University of California

Electrophoresis of tobacco mosaic virus


William N. Takahashi
T. E. Rawlins

Authors Affiliations

William N. Takahashi was Graduate student in Plant Pathology; T. E. Rawlins was Assistant Professor of Plant Pathology and Assistant Plant Pathologist in the Experiment Station.

Publication Information

Hilgardia 4(15):441-463. DOI:10.3733/hilg.v04n15p441. April 1930.

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Iwanowski’s(34) demonstration in 1892 that the mosaic disease of tobacco is caused by a filter-passing agent opened a new and extensive field of research in the pathology of both plants and animals. Since then a number of different virus4 diseases have been found affecting a variety of plants and animals. The bacteriophage has also been considered a virus by many workers.

Much literature dealing with various phases of virus diseases has been published. In the following review we have attempted to abstract only the work giving evidence as to the nature of the viruses.

Review of Literature

Cytological Studies.—For some time: pathologists resorted to cytological methods in their search for a visible parasite causing the virus diseases. A great deal of careful work has been done in this field. Iwanowski,(35) Dickson,(21) McKinney, Eckerson and Webb,(45) Goldstein,(30) Palm,(54) Rawlins and Johnson,(58) Hoggan,(32) Kunkel,(38) Holmes,(33) Smith, (61) and various students of animal pathology have described abnormal intracellular bodies in virus-infected host tissues. The structure of these bodies is not sufficiently distinct to warrant the conclusion that they are a stage of a causal organism. In fact, many of the workers are inclined to the view that they are products of the causal agent or of the diseased host cell.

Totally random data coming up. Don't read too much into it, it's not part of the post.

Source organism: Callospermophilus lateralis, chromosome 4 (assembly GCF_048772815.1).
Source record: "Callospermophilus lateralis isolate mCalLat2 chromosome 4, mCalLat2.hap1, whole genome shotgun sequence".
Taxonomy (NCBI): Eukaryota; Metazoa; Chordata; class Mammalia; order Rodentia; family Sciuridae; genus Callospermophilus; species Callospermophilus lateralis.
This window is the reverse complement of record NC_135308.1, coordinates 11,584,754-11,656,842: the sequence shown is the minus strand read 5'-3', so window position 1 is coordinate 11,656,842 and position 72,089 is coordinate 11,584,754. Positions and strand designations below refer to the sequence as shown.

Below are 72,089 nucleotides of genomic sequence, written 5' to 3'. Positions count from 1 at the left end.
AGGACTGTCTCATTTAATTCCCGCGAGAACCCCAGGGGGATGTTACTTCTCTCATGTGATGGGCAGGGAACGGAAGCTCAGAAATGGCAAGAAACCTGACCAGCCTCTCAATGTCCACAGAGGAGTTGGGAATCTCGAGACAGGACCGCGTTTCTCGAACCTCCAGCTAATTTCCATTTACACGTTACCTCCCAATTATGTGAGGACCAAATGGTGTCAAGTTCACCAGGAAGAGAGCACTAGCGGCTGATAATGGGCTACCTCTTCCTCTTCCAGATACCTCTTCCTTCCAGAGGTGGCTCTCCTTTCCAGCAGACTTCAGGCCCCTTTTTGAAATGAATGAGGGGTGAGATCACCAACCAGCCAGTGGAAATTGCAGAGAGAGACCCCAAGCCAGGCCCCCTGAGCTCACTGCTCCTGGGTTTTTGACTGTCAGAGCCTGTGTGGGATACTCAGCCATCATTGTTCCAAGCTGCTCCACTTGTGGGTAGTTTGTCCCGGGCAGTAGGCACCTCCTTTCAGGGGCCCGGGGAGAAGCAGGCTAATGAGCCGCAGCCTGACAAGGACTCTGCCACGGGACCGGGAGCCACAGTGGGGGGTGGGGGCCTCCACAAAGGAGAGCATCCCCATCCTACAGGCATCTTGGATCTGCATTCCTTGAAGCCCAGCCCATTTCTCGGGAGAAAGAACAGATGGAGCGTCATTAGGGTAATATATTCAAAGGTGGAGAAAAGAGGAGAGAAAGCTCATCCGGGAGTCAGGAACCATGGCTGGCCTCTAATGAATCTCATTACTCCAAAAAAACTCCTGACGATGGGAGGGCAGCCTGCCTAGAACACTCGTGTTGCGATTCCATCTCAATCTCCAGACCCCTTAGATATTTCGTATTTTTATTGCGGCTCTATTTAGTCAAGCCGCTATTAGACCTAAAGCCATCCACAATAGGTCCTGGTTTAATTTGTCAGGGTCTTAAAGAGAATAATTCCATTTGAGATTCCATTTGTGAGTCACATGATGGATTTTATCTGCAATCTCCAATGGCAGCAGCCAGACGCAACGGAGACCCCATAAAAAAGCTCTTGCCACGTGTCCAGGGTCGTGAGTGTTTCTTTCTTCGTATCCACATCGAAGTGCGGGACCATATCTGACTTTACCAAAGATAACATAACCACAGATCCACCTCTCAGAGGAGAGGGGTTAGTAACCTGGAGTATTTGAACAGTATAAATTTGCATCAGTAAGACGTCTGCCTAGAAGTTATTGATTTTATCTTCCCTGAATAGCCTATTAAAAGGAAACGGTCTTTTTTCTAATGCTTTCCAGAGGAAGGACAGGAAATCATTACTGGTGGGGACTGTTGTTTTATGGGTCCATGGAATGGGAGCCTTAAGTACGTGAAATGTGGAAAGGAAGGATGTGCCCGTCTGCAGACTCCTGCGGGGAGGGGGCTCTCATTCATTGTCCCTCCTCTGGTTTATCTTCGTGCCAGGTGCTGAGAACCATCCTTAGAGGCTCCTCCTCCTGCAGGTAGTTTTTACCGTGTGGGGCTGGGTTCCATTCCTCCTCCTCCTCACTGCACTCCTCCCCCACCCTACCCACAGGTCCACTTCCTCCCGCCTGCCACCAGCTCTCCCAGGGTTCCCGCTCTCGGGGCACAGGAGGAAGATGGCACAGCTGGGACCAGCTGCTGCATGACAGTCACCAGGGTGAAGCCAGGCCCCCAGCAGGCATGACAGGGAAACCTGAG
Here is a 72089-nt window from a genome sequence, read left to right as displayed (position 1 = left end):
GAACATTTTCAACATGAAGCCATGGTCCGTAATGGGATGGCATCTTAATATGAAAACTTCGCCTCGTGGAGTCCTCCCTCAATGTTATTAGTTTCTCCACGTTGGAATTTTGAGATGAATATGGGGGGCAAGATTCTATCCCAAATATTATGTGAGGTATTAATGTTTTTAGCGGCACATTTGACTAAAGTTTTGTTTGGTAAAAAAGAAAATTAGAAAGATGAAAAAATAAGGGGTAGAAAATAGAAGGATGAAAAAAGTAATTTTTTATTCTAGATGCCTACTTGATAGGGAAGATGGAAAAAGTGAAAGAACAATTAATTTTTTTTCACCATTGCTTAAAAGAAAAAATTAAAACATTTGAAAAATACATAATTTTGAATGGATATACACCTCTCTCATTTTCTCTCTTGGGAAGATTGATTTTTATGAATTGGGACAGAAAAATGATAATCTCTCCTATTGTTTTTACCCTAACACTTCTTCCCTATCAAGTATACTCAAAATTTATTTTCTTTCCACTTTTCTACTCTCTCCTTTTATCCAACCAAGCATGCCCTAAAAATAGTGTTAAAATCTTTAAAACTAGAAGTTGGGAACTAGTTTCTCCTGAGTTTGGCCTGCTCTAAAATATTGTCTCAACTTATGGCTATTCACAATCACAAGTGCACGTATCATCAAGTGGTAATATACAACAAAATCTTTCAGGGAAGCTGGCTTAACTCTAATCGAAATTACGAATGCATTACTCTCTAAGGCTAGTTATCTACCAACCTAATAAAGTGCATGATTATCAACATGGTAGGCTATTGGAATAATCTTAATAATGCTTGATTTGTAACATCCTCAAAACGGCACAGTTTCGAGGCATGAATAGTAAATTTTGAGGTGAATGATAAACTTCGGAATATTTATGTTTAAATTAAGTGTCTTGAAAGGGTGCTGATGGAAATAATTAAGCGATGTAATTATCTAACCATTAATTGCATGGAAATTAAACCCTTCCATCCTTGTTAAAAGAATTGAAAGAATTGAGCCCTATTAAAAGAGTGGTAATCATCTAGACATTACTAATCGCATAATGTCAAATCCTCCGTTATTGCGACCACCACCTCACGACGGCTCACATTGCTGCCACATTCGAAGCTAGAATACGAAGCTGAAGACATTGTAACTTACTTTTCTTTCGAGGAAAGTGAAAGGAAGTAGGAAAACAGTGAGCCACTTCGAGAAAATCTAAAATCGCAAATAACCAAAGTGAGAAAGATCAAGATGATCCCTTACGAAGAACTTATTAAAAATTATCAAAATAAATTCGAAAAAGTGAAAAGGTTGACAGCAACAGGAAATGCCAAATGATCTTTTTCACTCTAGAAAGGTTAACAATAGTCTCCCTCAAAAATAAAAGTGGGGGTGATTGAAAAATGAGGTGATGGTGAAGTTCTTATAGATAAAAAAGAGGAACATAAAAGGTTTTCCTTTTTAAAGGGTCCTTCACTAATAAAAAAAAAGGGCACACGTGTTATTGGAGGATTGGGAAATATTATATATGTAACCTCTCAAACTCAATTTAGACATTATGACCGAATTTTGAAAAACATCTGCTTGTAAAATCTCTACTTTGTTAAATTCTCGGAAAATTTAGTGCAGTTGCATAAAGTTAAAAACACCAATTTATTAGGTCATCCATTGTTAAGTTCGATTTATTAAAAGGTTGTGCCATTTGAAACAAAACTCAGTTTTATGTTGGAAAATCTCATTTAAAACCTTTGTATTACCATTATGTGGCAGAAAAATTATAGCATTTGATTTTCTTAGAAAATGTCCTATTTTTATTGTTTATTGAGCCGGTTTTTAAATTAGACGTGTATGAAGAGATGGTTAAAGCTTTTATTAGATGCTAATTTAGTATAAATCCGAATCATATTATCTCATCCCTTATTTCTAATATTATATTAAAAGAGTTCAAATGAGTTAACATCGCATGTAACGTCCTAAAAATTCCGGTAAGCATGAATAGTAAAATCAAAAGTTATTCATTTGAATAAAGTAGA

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Takahashi W, Rawlins T. 1930. Electrophoresis of tobacco mosaic virus. Hilgardia 4(15):441-463. DOI:10.3733/hilg.v04n15p441
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